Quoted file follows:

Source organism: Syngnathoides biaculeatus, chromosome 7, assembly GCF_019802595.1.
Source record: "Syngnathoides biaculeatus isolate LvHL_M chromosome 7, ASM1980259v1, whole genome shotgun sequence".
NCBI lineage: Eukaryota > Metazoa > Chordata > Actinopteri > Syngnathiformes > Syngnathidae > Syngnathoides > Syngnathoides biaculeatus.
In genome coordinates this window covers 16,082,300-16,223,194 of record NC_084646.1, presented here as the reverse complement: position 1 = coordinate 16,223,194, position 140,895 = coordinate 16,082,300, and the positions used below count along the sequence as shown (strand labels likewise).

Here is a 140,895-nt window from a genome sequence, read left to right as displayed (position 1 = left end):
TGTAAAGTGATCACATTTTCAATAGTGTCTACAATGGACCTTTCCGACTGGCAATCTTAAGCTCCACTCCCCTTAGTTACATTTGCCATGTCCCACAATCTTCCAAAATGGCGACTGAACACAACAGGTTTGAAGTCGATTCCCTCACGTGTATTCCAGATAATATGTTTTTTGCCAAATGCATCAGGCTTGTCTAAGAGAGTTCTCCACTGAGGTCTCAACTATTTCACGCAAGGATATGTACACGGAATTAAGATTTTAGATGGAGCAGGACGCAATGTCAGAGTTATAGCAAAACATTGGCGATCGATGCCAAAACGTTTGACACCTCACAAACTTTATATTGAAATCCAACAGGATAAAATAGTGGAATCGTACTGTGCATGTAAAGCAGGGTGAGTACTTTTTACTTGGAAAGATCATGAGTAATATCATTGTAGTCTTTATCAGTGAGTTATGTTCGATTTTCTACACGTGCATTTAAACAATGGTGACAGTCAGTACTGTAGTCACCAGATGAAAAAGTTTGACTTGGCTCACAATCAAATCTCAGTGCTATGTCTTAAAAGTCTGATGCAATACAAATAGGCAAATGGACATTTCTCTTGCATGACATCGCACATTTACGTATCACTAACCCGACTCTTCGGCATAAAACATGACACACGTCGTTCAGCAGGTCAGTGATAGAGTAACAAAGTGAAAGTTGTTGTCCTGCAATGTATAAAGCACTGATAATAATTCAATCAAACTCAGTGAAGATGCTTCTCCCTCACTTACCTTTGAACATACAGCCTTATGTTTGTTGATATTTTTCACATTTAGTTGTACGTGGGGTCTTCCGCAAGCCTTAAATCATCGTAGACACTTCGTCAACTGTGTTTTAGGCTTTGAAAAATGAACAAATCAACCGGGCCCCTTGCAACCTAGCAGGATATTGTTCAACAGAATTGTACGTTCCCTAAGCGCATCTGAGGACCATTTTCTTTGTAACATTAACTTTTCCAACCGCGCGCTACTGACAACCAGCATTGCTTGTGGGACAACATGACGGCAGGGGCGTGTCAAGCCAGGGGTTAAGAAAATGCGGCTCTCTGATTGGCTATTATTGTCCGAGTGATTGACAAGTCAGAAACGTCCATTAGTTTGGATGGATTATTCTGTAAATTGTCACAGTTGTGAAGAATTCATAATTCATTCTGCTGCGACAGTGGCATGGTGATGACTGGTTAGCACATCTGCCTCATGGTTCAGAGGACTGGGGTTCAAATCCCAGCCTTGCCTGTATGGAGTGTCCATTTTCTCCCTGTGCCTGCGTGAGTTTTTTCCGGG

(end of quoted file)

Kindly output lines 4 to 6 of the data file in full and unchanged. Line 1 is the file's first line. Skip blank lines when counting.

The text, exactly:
In genome coordinates this window covers 16,082,300-16,223,194 of record NC_084646.1, presented here as the reverse complement: position 1 = coordinate 16,223,194, position 140,895 = coordinate 16,082,300, and the positions used below count along the sequence as shown (strand labels likewise).

Here is a 140,895-nt window from a genome sequence, read left to right as displayed (position 1 = left end):
TGTAAAGTGATCACATTTTCAATAGTGTCTACAATGGACCTTTCCGACTGGCAATCTTAAGCTCCACTCCCCTTAGTTACATTTGCCATGTCCCACAATCTTCCAAAATGGCGACTGAACACAACAGGTTTGAAGTCGATTCCCTCACGTGTATTCCAGATAATATGTTTTTTGCCAAATGCATCAGGCTTGTCTAAGAGAGTTCTCCACTGAGGTCTCAACTATTTCACGCAAGGATATGTACACGGAATTAAGATTTTAGATGGAGCAGGACGCAATGTCAGAGTTATAGCAAAACATTGGCGATCGATGCCAAAACGTTTGACACCTCACAAACTTTATATTGAAATCCAACAGGATAAAATAGTGGAATCGTACTGTGCATGTAAAGCAGGGTGAGTACTTTTTACTTGGAAAGATCATGAGTAATATCATTGTAGTCTTTATCAGTGAGTTATGTTCGATTTTCTACACGTGCATTTAAACAATGGTGACAGTCAGTACTGTAGTCACCAGATGAAAAAGTTTGACTTGGCTCACAATCAAATCTCAGTGCTATGTCTTAAAAGTCTGATGCAATACAAATAGGCAAATGGACATTTCTCTTGCATGACATCGCACATTTACGTATCACTAACCCGACTCTTCGGCATAAAACATGACACACGTCGTTCAGCAGGTCAGTGATAGAGTAACAAAGTGAAAGTTGTTGTCCTGCAATGTATAAAGCACTGATAATAATTCAATCAAACTCAGTGAAGATGCTTCTCCCTCACTTACCTTTGAACATACAGCCTTATGTTTGTTGATATTTTTCACATTTAGTTGTACGTGGGGTCTTCCGCAAGCCTTAAATCATCGTAGACACTTCGTCAACTGTGTTTTAGGCTTTGAAAAATGAACAAATCAACCGGGCCCCTTGCAACCTAGCAGGATATTGTTCAACAGAATTGTACGTTCCCTAAGCGCATCTGAGGACCATTTTCTTTGTAACATTAACTTTTCCAACCGCGCGCTACTGACAACCAGCATTGCTTGTGGGACAACATGACGGCAGGGGCGTGTCAAGCCAGGGGTTAAGAAAATGCGGCTCTCTGATTGGCTATTATTGTCCGAGTGATTGACAAGTCAGAAACGTCCATTAGTTTGGATGGATTATTCTGTAAATTGTCACAGTTGTGAAGAATTCATAATTCATTCTGCTGCGACAGTGGCATGGTGATGACTGGTTAGCACATCTGCCTCATGGTTCAGAGGACTGGGGTTCAAATCCCAGCCTTGCCTGTATGGAGTGTCCATTTTCTCCCTGTGCCTGCGTGAGTTTTTTCCGGG